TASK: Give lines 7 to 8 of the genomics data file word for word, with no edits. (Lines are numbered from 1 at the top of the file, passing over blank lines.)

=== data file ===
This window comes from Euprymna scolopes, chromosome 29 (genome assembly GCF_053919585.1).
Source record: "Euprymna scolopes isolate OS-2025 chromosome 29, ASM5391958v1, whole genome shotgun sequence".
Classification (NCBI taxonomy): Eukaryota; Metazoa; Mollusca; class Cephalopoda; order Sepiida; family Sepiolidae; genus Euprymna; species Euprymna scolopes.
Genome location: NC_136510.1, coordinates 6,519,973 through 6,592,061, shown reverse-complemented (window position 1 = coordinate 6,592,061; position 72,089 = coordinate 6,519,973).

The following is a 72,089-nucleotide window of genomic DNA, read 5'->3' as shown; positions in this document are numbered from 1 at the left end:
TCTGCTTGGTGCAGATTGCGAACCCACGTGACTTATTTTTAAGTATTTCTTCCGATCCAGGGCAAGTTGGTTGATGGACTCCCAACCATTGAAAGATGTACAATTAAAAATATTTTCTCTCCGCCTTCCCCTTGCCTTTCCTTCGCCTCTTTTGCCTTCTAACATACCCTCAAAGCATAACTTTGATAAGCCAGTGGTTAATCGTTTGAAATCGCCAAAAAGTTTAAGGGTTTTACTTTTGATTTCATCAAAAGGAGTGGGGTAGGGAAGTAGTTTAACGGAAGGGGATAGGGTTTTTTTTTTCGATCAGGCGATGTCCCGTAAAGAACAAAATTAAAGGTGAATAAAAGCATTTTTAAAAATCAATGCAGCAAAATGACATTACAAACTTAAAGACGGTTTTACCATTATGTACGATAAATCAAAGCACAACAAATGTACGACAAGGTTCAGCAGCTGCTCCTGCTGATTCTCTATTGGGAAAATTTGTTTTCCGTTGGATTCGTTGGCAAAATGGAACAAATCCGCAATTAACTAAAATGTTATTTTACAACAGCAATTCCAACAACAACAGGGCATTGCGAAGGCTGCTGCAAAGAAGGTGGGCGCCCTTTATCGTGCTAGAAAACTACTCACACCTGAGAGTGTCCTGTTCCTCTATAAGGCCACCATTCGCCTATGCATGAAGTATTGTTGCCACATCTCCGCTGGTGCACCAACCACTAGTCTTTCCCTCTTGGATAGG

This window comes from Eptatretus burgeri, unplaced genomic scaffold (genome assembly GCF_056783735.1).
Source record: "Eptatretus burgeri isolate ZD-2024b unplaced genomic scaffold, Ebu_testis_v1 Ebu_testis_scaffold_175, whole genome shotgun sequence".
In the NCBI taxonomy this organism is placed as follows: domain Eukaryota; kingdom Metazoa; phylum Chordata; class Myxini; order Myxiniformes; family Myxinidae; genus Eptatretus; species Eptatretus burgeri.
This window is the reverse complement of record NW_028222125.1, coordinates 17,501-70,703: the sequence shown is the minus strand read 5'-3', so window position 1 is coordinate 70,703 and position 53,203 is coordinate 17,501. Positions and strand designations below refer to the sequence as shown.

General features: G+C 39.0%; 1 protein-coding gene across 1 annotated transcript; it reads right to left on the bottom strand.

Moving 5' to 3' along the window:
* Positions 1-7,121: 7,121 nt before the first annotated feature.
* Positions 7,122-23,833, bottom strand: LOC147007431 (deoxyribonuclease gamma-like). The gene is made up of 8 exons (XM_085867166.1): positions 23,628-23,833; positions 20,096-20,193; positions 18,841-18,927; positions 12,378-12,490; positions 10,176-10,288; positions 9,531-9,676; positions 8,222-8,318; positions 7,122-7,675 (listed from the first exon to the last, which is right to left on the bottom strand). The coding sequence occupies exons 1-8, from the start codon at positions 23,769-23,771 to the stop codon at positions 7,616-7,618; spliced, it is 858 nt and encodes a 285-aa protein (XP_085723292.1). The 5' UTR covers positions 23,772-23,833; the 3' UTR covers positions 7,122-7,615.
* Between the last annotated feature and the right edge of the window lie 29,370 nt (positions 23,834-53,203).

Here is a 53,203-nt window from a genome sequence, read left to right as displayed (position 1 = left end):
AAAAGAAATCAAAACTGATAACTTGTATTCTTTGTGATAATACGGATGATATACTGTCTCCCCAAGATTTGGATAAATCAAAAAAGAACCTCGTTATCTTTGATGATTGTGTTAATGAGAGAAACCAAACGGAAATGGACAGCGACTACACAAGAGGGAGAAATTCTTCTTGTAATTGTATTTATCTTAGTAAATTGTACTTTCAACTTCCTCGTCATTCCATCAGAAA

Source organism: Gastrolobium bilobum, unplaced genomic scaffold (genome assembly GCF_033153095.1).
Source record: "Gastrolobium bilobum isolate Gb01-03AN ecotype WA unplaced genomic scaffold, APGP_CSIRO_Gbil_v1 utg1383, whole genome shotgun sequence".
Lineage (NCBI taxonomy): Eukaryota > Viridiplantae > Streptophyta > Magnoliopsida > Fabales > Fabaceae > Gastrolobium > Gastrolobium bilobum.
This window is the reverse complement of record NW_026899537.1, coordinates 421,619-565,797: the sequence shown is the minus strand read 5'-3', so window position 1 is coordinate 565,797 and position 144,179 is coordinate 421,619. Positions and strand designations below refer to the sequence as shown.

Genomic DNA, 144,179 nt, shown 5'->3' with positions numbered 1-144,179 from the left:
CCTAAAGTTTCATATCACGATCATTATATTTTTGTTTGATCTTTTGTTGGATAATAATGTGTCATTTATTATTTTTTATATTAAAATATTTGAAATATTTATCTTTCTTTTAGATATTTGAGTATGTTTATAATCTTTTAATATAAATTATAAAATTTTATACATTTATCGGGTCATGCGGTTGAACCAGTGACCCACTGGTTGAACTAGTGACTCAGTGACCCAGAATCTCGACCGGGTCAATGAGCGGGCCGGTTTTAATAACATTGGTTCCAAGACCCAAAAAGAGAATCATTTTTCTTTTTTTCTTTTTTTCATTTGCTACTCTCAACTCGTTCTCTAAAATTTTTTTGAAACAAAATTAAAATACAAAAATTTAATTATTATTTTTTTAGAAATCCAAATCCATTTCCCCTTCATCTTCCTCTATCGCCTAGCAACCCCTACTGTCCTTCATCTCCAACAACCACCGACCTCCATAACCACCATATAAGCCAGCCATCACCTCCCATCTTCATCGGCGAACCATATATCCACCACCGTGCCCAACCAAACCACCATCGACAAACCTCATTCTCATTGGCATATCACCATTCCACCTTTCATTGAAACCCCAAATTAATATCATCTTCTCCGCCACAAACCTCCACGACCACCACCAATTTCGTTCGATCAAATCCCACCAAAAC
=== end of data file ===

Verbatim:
This window comes from Eptatretus burgeri, unplaced genomic scaffold (genome assembly GCF_056783735.1).
Source record: "Eptatretus burgeri isolate ZD-2024b unplaced genomic scaffold, Ebu_testis_v1 Ebu_testis_scaffold_175, whole genome shotgun sequence".